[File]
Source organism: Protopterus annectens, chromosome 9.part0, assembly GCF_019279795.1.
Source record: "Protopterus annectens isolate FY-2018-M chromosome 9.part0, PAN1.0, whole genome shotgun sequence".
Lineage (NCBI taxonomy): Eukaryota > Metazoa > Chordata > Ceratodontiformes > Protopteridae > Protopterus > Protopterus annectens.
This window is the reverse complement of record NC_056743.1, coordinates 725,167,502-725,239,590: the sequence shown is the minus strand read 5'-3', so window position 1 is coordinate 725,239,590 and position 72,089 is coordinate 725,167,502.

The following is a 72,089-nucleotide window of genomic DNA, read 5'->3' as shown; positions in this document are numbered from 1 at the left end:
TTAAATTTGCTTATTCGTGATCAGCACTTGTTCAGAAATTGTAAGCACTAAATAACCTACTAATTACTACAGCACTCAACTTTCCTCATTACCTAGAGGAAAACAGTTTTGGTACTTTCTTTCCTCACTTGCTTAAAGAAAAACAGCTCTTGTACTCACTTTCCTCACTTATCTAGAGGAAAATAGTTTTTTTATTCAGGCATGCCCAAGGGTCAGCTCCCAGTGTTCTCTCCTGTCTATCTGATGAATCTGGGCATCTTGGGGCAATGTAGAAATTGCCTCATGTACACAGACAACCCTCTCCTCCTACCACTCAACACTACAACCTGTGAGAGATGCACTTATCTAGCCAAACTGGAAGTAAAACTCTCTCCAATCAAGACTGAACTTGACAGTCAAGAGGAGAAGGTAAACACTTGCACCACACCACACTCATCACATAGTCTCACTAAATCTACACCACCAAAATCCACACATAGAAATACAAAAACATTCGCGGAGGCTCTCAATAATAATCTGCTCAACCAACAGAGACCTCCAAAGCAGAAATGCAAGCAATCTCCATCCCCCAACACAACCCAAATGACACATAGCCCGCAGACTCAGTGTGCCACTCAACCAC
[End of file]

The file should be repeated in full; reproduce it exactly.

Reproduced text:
Source organism: Protopterus annectens, chromosome 9.part0, assembly GCF_019279795.1.
Source record: "Protopterus annectens isolate FY-2018-M chromosome 9.part0, PAN1.0, whole genome shotgun sequence".
Lineage (NCBI taxonomy): Eukaryota > Metazoa > Chordata > Ceratodontiformes > Protopteridae > Protopterus > Protopterus annectens.
This window is the reverse complement of record NC_056743.1, coordinates 725,167,502-725,239,590: the sequence shown is the minus strand read 5'-3', so window position 1 is coordinate 725,239,590 and position 72,089 is coordinate 725,167,502.

The following is a 72,089-nucleotide window of genomic DNA, read 5'->3' as shown; positions in this document are numbered from 1 at the left end:
TTAAATTTGCTTATTCGTGATCAGCACTTGTTCAGAAATTGTAAGCACTAAATAACCTACTAATTACTACAGCACTCAACTTTCCTCATTACCTAGAGGAAAACAGTTTTGGTACTTTCTTTCCTCACTTGCTTAAAGAAAAACAGCTCTTGTACTCACTTTCCTCACTTATCTAGAGGAAAATAGTTTTTTTATTCAGGCATGCCCAAGGGTCAGCTCCCAGTGTTCTCTCCTGTCTATCTGATGAATCTGGGCATCTTGGGGCAATGTAGAAATTGCCTCATGTACACAGACAACCCTCTCCTCCTACCACTCAACACTACAACCTGTGAGAGATGCACTTATCTAGCCAAACTGGAAGTAAAACTCTCTCCAATCAAGACTGAACTTGACAGTCAAGAGGAGAAGGTAAACACTTGCACCACACCACACTCATCACATAGTCTCACTAAATCTACACCACCAAAATCCACACATAGAAATACAAAAACATTCGCGGAGGCTCTCAATAATAATCTGCTCAACCAACAGAGACCTCCAAAGCAGAAATGCAAGCAATCTCCATCCCCCAACACAACCCAAATGACACATAGCCCGCAGACTCAGTGTGCCACTCAACCAC